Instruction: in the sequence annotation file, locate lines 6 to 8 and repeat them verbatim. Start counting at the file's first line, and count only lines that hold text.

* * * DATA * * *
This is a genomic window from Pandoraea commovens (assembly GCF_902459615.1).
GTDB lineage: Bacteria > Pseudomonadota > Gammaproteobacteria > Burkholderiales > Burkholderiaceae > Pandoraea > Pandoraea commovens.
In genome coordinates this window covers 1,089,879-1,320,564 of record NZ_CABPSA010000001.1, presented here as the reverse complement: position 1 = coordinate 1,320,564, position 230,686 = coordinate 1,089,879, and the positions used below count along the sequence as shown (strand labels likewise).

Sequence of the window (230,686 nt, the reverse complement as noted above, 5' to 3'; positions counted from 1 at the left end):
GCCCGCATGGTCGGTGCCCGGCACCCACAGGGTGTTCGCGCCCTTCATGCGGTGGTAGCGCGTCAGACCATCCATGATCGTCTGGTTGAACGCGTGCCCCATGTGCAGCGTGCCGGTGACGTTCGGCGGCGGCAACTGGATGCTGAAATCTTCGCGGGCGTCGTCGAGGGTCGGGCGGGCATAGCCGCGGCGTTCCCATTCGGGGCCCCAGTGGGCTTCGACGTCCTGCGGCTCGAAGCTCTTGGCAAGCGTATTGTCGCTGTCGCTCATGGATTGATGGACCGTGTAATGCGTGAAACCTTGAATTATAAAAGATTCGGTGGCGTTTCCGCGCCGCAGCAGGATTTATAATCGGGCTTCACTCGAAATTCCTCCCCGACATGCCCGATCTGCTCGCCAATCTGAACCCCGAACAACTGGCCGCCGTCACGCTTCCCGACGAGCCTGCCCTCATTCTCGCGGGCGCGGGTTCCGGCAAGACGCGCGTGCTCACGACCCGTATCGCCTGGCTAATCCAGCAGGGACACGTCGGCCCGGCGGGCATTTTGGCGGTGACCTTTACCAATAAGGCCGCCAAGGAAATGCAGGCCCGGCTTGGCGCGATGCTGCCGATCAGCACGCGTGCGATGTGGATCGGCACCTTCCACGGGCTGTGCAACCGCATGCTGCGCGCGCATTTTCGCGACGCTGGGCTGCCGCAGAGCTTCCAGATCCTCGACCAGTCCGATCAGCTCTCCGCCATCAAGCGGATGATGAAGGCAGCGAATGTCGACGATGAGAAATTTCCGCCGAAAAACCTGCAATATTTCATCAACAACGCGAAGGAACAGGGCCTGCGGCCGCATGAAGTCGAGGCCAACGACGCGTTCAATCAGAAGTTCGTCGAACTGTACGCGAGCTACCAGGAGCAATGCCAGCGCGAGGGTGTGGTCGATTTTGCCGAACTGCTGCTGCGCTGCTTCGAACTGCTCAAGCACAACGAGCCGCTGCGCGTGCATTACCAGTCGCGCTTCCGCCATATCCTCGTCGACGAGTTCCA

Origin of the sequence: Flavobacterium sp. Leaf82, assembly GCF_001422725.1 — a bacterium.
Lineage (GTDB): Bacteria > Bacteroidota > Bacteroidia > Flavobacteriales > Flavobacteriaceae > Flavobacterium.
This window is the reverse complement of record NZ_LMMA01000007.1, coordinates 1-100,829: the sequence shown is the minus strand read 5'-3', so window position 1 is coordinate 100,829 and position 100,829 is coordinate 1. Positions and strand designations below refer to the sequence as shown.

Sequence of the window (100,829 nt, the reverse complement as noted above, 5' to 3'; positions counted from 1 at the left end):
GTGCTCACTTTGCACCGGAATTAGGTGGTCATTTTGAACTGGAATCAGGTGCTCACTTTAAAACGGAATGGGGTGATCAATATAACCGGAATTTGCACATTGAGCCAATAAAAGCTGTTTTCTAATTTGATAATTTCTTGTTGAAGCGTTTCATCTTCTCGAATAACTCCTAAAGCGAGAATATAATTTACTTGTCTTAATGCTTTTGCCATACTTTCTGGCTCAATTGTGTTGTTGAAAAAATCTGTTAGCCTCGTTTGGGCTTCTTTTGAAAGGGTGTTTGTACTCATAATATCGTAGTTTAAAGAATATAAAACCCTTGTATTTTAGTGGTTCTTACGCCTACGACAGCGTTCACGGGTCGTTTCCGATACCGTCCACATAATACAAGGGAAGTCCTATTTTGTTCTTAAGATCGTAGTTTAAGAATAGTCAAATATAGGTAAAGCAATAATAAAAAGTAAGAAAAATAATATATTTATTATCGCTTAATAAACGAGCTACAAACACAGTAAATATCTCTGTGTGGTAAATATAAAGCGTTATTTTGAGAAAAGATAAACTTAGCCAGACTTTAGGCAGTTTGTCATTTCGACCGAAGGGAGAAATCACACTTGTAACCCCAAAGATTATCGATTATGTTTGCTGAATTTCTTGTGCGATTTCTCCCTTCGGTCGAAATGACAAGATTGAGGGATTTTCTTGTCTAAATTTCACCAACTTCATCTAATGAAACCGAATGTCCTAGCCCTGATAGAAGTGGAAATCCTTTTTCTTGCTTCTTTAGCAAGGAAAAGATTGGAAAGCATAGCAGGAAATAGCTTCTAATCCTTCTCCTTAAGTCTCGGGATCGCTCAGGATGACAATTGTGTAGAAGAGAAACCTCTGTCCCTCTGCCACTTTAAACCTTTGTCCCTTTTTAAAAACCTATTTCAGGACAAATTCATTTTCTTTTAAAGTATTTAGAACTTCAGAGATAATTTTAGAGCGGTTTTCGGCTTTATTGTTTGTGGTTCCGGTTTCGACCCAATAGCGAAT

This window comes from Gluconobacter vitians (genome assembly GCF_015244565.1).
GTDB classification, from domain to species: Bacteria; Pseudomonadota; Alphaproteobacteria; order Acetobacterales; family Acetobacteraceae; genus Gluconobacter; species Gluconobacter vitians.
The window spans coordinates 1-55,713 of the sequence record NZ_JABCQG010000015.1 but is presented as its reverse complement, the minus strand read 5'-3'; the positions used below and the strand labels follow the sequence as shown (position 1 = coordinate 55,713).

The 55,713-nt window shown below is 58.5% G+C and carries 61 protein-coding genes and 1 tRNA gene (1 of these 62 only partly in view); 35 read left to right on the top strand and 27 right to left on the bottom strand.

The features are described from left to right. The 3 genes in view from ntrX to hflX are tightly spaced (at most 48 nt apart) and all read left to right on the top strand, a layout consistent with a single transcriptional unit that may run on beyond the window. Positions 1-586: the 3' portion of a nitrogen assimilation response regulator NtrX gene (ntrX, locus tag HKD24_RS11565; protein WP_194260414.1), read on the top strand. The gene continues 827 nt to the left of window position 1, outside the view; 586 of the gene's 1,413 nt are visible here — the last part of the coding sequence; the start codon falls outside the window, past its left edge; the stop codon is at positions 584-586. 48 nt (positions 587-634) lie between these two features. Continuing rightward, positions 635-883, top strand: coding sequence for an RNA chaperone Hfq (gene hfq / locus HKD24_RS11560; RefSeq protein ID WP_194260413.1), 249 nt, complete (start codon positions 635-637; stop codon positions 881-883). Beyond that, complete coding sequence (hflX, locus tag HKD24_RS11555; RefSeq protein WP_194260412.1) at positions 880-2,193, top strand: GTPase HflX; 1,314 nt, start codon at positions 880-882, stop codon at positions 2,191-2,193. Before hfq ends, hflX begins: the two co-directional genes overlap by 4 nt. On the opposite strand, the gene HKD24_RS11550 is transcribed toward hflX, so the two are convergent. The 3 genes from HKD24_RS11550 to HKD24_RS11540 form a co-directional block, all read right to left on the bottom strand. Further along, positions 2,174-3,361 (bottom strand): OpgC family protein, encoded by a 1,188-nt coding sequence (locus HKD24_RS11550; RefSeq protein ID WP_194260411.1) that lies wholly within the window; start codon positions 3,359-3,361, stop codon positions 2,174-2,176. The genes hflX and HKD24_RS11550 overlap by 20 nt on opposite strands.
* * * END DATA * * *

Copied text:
Origin of the sequence: Flavobacterium sp. Leaf82, assembly GCF_001422725.1 — a bacterium.
Lineage (GTDB): Bacteria > Bacteroidota > Bacteroidia > Flavobacteriales > Flavobacteriaceae > Flavobacterium.
This window is the reverse complement of record NZ_LMMA01000007.1, coordinates 1-100,829: the sequence shown is the minus strand read 5'-3', so window position 1 is coordinate 100,829 and position 100,829 is coordinate 1. Positions and strand designations below refer to the sequence as shown.